Gravitas|Antonio Santin

Gravitas|Antonio Santin

Deeply rooted in the tradition of Spanish Tenebrism as well as his own training as a sculptor, Santin juxtaposes flattened planes with tangible forms carved by light and shadow to create a continuous perceptual dialogue in each work.

The rug series evolved from his ongoing interest in the opacity of fabric as a device to obscure with abstract patterns and textures. Each of these works brings the background into the foreground while a discernible shape hovers beneath the surface. Alluding to concealed anthropomorphic forms, their sculptural qualities make one question whether his fabricated reality is more real than your own. Much like the Gobelins Manufactory was to luxurious Renaissance tapestries, Santin’s approach to his signature trompe l’oeil paintings focus on arresting intricate details and surface textures. Inspired by the unique fusion of Josef Albers sharp and boldly colored squares with the fuzzy, blurred palette of Mark Rothko, Santin subverts the experience of flat color field paintings by ‘crumpling’ the very view.

Santin gives us beauty, but he also prompts us to consider the underside of beauty, the thoughts or actions we might choose to conceal and present instead a different image to the world. The universal concept of hiding something under a rug needs little introduction and is understood across the globe. It is an image we could describe as belonging to everyone’s collective unconscious.

The act of studying a painting intensely forces us to stay focused on the matter at hand – in this case the incredibly ornate rugs that Santin chooses to depict. They are a wonder of creation in themselves, but the paintings the artist produces are so much more than highly proficient re-workings of beautiful things. Santin uses the tropes of art history to situate his paintings in a context that the viewer will immediately – though perhaps subconsciously – associate with high drama: the Baroque era. A Spanish artist based in Madrid, Santin had the Prado and the compelling paintings of the Italian and Spanish Baroque to purloin from when lighting his works. He employs a technique known as Tenebrism which uses especially pronounced chiaroscuro where there are stark contrasts of light and dark and where darkness becomes a dominating part of the image and almost a subject in itself.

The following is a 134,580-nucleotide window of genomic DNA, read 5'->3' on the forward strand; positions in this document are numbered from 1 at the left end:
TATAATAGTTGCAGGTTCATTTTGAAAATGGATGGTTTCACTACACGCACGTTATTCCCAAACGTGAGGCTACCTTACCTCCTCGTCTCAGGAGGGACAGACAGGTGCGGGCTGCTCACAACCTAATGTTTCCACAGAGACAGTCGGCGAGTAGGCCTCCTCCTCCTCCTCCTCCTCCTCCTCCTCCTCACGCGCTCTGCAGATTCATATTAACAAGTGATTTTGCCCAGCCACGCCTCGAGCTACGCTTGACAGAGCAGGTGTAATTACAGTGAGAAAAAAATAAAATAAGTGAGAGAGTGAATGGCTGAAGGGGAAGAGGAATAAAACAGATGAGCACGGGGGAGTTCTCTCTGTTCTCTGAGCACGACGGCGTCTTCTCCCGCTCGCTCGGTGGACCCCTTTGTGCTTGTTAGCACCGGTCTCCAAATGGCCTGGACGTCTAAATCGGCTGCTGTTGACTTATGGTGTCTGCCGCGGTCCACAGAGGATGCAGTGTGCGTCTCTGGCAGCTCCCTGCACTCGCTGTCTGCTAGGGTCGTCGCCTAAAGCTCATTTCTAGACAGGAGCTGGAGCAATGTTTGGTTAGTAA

Some of the over-arching themes inherent in the Baroque were an attempt to represent infinity; an emphasis on light and its effects; and a focus on the theatrical – all of which we can see at work in Santin’s paintings. The blurring of boundaries between painting, sculpture and architecture was also signature to the Baroque movement and we could argue that just as several artists in this period were attracted to working in an interdisciplinary manner, so too is Santin.

While Santin apparently borrows from traditional figurative painting, he also plays into the contemporary arena using subtle devices that are psychologically charged such as the suggestion that there is someone present, but hidden. There is a certain cinematic quality to Santin’s work in this respect. We, the viewer feel the weight or importance of something that has existed or still exists, but is now disguised or waiting to be discovered. This engenders a sense of expectancy but also teeters into the territory of existential crisis.

Santin is an artist who is not only always looking and searching to an almost excruciating degree with his eyes, but also with his heart and inner eye. His works are bursting with a controlled and channeled energy, an awe for beauty but also for the expression of the divine in nature. Beholding Santin’s works is to give oneself a moment of joy, contemplation and also challenge: how hard do any of us really look at the world around us? And how many of us take time to be grateful for the journeys our imaginations can lead us on, even for an all too brief moment.

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